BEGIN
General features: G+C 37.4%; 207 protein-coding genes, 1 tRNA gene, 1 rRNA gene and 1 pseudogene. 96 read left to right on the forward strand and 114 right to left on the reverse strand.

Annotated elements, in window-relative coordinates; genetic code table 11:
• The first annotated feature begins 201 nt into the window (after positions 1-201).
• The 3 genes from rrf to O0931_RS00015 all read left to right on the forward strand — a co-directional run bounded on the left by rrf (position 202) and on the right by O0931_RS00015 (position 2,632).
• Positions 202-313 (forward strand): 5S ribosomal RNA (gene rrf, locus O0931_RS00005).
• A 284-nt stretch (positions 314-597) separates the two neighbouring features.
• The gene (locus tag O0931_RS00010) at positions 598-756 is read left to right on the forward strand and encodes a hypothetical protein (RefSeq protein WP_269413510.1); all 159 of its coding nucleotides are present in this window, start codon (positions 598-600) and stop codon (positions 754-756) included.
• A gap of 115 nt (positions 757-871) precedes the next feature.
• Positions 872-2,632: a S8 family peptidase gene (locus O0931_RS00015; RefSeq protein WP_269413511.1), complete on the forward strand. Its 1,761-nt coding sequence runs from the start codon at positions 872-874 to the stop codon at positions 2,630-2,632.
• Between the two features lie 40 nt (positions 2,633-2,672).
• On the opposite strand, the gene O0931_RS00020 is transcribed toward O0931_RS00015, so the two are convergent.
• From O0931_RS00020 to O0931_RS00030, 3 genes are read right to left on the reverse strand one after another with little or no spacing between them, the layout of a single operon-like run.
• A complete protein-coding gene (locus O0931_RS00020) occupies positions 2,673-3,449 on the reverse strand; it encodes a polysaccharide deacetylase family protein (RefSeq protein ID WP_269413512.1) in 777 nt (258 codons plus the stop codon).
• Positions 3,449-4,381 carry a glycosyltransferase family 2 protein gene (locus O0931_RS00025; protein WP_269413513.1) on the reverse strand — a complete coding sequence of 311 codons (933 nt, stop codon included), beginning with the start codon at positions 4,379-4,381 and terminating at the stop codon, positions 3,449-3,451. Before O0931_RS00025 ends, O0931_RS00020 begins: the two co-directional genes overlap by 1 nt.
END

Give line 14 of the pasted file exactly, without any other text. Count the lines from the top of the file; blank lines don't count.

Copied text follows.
• Positions 3,449-4,381 carry a glycosyltransferase family 2 protein gene (locus O0931_RS00025; protein WP_269413513.1) on the reverse strand — a complete coding sequence of 311 codons (933 nt, stop codon included), beginning with the start codon at positions 4,379-4,381 and terminating at the stop codon, positions 3,449-3,451. Before O0931_RS00025 ends, O0931_RS00020 begins: the two co-directional genes overlap by 1 nt.